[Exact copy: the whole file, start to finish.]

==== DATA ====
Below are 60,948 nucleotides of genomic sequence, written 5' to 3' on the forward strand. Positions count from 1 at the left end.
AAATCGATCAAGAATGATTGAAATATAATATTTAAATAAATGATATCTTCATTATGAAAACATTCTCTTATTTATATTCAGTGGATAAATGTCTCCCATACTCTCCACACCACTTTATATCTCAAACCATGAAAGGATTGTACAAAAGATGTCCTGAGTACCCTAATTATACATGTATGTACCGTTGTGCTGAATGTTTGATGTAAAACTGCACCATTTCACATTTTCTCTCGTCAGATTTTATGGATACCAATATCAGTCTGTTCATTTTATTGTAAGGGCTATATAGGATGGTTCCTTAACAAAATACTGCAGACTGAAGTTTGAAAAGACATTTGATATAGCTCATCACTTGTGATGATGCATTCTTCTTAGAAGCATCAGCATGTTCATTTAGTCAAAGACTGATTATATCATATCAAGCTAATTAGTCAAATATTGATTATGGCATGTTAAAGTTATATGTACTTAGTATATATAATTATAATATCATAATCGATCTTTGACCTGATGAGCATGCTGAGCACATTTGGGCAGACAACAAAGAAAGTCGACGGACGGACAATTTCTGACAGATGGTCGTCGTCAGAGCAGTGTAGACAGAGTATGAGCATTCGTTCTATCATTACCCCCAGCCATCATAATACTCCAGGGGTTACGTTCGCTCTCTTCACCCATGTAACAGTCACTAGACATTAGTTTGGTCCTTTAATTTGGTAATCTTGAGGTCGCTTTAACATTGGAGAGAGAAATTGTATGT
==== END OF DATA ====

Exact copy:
Below are 60,948 nucleotides of genomic sequence, written 5' to 3' on the forward strand. Positions count from 1 at the left end.
AAATCGATCAAGAATGATTGAAATATAATATTTAAATAAATGATATCTTCATTATGAAAACATTCTCTTATTTATATTCAGTGGATAAATGTCTCCCATACTCTCCACACCACTTTATATCTCAAACCATGAAAGGATTGTACAAAAGATGTCCTGAGTACCCTAATTATACATGTATGTACCGTTGTGCTGAATGTTTGATGTAAAACTGCACCATTTCACATTTTCTCTCGTCAGATTTTATGGATACCAATATCAGTCTGTTCATTTTATTGTAAGGGCTATATAGGATGGTTCCTTAACAAAATACTGCAGACTGAAGTTTGAAAAGACATTTGATATAGCTCATCACTTGTGATGATGCATTCTTCTTAGAAGCATCAGCATGTTCATTTAGTCAAAGACTGATTATATCATATCAAGCTAATTAGTCAAATATTGATTATGGCATGTTAAAGTTATATGTACTTAGTATATATAATTATAATATCATAATCGATCTTTGACCTGATGAGCATGCTGAGCACATTTGGGCAGACAACAAAGAAAGTCGACGGACGGACAATTTCTGACAGATGGTCGTCGTCAGAGCAGTGTAGACAGAGTATGAGCATTCGTTCTATCATTACCCCCAGCCATCATAATACTCCAGGGGTTACGTTCGCTCTCTTCACCCATGTAACAGTCACTAGACATTAGTTTGGTCCTTTAATTTGGTAATCTTGAGGTCGCTTTAACATTGGAGAGAGAAATTGTATGT